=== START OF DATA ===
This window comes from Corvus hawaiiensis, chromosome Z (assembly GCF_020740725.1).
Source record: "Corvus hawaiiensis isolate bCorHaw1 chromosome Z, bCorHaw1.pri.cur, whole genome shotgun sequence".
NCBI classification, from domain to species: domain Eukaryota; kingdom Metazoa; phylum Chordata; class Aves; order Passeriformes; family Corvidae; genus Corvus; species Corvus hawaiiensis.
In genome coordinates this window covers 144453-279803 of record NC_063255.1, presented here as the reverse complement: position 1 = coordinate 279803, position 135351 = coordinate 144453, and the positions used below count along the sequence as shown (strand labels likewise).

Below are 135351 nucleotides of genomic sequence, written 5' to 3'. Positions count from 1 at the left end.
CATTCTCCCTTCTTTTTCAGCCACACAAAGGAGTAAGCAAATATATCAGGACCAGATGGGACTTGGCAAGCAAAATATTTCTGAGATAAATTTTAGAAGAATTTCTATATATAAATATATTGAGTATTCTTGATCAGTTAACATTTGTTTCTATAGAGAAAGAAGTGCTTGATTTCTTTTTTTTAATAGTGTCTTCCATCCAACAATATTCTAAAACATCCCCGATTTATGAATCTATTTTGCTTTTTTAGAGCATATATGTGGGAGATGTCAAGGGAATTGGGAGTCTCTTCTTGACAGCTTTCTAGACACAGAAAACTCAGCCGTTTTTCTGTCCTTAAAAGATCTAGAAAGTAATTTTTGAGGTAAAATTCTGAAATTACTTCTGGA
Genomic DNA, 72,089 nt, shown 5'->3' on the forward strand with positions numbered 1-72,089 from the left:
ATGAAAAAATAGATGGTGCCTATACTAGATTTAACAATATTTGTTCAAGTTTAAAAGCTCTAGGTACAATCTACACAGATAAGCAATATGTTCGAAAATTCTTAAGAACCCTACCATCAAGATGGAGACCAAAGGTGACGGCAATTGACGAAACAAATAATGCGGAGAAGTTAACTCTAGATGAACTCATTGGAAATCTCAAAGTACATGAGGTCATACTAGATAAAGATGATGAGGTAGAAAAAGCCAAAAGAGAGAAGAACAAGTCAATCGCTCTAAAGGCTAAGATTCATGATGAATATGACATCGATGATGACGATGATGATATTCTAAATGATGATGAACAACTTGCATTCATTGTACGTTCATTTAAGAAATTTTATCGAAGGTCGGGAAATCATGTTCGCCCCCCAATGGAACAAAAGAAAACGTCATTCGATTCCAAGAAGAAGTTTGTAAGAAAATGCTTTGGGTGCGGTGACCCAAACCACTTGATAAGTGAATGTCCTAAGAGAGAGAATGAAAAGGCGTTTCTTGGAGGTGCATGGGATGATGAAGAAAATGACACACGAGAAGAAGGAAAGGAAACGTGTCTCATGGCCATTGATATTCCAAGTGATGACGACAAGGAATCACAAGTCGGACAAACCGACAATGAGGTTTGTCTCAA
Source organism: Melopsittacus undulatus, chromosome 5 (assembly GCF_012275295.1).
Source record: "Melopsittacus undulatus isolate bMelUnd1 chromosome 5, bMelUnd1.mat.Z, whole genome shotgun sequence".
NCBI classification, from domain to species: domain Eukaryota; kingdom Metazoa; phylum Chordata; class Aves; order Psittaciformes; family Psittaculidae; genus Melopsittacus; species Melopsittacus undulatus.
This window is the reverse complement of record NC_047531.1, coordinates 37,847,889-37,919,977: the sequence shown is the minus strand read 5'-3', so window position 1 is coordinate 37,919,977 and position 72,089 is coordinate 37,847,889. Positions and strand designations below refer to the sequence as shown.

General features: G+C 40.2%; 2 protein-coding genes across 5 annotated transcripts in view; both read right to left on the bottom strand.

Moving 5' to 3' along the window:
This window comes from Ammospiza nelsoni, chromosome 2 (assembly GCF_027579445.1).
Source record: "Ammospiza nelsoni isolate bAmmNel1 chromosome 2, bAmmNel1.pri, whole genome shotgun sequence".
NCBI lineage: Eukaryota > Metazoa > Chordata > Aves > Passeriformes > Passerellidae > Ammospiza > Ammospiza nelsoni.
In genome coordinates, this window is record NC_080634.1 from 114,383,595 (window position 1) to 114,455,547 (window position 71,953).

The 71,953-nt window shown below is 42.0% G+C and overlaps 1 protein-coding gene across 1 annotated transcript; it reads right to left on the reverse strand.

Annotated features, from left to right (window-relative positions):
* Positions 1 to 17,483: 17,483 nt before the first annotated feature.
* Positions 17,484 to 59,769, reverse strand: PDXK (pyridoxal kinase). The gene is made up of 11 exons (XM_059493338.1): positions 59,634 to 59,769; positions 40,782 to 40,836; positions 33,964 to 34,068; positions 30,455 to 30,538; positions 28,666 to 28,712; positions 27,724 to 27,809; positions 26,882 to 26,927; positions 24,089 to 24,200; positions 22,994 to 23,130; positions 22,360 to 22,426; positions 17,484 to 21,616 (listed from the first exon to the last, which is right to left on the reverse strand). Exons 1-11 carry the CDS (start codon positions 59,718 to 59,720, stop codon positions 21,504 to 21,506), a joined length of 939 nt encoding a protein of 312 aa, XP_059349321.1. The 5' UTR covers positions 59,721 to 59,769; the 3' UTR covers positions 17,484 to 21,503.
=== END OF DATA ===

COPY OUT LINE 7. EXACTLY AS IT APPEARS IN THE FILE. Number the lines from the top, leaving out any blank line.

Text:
Genomic DNA, 72,089 nt, shown 5'->3' on the forward strand with positions numbered 1-72,089 from the left: